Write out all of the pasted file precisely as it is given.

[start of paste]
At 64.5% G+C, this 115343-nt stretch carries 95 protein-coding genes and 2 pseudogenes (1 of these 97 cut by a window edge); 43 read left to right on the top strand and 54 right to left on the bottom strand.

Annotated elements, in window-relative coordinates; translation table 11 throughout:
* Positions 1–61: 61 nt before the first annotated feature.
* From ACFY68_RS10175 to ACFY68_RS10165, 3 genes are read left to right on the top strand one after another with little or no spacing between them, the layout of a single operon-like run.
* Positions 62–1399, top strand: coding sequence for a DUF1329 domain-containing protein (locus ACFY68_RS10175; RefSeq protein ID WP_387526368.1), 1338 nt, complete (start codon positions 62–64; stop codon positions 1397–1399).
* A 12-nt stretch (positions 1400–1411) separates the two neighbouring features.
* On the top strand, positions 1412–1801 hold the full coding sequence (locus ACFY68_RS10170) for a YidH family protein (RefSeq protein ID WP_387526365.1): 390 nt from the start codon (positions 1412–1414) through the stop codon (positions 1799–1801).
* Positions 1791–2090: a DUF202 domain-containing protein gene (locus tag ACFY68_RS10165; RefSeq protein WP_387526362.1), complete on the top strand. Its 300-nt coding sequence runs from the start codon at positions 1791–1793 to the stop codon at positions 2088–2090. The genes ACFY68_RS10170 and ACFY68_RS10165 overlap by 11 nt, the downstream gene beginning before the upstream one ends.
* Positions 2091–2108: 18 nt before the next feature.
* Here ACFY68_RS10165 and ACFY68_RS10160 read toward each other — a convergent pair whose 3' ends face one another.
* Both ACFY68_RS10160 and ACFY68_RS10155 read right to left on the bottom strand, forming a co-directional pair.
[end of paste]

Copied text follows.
At 64.5% G+C, this 115343-nt stretch carries 95 protein-coding genes and 2 pseudogenes (1 of these 97 cut by a window edge); 43 read left to right on the top strand and 54 right to left on the bottom strand.

Annotated elements, in window-relative coordinates; translation table 11 throughout:
* Positions 1–61: 61 nt before the first annotated feature.
* From ACFY68_RS10175 to ACFY68_RS10165, 3 genes are read left to right on the top strand one after another with little or no spacing between them, the layout of a single operon-like run.
* Positions 62–1399, top strand: coding sequence for a DUF1329 domain-containing protein (locus ACFY68_RS10175; RefSeq protein ID WP_387526368.1), 1338 nt, complete (start codon positions 62–64; stop codon positions 1397–1399).
* A 12-nt stretch (positions 1400–1411) separates the two neighbouring features.
* On the top strand, positions 1412–1801 hold the full coding sequence (locus ACFY68_RS10170) for a YidH family protein (RefSeq protein ID WP_387526365.1): 390 nt from the start codon (positions 1412–1414) through the stop codon (positions 1799–1801).
* Positions 1791–2090: a DUF202 domain-containing protein gene (locus tag ACFY68_RS10165; RefSeq protein WP_387526362.1), complete on the top strand. Its 300-nt coding sequence runs from the start codon at positions 1791–1793 to the stop codon at positions 2088–2090. The genes ACFY68_RS10170 and ACFY68_RS10165 overlap by 11 nt, the downstream gene beginning before the upstream one ends.
* Positions 2091–2108: 18 nt before the next feature.
* Here ACFY68_RS10165 and ACFY68_RS10160 read toward each other — a convergent pair whose 3' ends face one another.
* Both ACFY68_RS10160 and ACFY68_RS10155 read right to left on the bottom strand, forming a co-directional pair.